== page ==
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Bing Huang, Yongxiang Luo, Yajing Chen, Ming Yao
(Department of Anesthesiology and Pain Medical Center, First Affiliated Hospital of Jiaxing University, Jiaxing, Zhejiang, China (mainland))
Med Sci Rev 2019; 6:1-6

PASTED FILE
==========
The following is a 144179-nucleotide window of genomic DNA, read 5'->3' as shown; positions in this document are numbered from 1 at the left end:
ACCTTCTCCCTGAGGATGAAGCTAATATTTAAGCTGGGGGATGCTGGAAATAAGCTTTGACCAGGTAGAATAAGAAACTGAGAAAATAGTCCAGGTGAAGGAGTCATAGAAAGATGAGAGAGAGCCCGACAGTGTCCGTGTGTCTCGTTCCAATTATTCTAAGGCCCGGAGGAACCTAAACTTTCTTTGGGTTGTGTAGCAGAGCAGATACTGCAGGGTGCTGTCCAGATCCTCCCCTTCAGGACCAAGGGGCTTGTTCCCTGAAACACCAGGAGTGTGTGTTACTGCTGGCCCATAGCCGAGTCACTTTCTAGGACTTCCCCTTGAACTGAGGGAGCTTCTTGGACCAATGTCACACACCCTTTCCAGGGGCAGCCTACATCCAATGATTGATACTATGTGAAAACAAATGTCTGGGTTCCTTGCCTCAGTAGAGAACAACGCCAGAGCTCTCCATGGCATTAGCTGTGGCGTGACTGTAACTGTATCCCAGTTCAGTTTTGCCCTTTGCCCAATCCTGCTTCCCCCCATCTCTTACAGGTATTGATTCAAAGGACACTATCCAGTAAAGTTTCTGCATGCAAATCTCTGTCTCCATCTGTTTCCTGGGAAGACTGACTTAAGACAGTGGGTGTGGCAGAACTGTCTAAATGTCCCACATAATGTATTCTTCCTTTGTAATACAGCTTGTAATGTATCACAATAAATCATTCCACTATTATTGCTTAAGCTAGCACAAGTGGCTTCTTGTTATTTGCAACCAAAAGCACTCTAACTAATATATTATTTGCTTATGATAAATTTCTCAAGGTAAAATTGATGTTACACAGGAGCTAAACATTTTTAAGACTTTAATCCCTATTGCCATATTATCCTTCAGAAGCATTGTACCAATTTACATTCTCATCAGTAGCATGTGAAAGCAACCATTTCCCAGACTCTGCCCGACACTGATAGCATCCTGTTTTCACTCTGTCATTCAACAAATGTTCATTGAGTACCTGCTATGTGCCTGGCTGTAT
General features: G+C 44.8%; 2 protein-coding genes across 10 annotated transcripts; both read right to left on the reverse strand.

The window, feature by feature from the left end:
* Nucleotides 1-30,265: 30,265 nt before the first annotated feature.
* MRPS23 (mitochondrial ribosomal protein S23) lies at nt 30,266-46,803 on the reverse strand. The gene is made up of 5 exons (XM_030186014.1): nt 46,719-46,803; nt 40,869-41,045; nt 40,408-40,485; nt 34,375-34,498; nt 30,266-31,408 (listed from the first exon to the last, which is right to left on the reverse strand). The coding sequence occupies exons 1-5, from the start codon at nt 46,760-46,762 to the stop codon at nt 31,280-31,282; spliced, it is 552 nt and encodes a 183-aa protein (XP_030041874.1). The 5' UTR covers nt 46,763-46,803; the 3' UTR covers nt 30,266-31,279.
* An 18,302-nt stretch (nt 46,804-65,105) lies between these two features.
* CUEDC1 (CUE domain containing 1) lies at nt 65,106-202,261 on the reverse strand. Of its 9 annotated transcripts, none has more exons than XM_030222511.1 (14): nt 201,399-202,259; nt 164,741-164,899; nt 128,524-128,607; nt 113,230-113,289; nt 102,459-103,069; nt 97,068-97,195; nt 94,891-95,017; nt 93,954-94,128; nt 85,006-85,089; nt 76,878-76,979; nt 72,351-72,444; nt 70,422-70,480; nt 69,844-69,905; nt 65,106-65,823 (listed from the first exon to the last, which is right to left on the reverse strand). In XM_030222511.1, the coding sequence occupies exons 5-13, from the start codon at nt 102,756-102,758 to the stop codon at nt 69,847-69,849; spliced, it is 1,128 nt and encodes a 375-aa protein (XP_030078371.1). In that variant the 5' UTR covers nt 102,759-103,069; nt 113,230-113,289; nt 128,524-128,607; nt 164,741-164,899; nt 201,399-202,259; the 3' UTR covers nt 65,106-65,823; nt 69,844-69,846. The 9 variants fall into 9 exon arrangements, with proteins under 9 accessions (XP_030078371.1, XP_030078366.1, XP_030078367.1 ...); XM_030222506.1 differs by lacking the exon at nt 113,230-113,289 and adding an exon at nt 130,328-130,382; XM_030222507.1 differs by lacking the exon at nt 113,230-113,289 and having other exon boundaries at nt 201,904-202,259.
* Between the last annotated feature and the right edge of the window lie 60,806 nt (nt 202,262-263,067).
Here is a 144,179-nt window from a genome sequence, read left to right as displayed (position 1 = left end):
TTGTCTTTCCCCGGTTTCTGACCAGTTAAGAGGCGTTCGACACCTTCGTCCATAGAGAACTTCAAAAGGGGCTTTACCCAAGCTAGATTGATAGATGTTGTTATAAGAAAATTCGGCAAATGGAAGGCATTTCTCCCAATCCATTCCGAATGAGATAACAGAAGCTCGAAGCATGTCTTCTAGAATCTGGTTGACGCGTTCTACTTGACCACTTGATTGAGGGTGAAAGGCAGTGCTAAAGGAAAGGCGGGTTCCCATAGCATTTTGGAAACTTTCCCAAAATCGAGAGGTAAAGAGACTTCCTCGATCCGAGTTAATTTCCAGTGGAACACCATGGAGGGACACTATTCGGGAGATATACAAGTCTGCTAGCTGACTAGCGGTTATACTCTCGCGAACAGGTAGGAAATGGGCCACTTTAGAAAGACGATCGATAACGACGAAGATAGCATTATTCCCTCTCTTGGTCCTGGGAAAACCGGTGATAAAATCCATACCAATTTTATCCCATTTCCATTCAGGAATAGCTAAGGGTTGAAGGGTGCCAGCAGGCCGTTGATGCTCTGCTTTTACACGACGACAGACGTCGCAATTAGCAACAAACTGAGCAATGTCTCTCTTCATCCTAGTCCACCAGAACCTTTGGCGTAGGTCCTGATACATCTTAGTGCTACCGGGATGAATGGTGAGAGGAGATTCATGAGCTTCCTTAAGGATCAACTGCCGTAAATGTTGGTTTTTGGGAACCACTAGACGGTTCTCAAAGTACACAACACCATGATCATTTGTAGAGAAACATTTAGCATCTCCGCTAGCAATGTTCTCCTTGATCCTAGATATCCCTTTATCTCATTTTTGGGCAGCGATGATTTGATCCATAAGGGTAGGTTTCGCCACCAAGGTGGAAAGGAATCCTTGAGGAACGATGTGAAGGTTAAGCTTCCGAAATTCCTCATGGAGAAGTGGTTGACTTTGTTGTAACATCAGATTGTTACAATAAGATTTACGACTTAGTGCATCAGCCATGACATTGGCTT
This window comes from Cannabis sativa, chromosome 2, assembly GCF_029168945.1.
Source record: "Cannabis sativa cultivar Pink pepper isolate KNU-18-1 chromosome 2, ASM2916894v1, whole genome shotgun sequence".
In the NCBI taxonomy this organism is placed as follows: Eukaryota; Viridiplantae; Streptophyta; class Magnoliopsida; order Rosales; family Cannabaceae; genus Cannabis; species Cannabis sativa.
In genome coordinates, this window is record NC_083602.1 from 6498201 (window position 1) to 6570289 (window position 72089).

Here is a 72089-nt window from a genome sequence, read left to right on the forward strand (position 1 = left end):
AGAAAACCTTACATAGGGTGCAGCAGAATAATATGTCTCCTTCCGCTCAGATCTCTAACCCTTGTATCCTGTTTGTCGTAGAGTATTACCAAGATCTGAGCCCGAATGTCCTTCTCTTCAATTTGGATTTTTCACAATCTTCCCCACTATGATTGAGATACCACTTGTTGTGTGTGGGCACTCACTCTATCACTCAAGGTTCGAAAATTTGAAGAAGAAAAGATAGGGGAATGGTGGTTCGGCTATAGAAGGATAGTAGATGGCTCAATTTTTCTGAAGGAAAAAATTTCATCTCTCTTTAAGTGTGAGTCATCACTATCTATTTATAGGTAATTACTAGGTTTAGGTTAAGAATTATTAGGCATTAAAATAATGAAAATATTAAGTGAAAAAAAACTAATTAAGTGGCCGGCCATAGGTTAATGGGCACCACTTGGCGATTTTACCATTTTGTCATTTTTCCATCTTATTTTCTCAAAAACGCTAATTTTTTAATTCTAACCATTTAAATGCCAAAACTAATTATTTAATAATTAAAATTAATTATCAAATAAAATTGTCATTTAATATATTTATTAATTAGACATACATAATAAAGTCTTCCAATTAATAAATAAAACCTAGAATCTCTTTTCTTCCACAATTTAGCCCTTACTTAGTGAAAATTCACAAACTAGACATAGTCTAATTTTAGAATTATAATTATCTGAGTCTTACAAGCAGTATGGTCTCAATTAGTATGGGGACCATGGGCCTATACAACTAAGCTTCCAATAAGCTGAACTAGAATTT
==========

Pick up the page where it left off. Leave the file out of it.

Radiofrequency has been used for nearly half a century in the treatment of trigeminal neuralgia, and it has become one of the predominant treatments for trigeminal neuralgia. At present, radiofrequency has demonstrated substantial progress. However, the technique has limitations such as low branch selectivity, and individuals who undergo such treatments are at higher risk of intracranial hemorrhage and intracranial infection associated with intracranial puncture. In this review, we aimed to assess the efficacy of radiofrequency of the extracranial non-semilunar ganglion for trigeminal neuralgia. We changed the target of radiofrequency from the traditional intracranial semilunar ganglion to the cranial foramen (such as superior orbital foramen, foramen rotundum, and oval foramen) to improve branch selectivity and lower the risks of intracranial hemorrhage and intracranial infection associated with intracranial puncture. Moreover, we briefly assessed the technique in terms of therapeutic target, puncture approach, puncture imaging guidance, puncture needle, parameter setting, indications, and comfort during the procedure.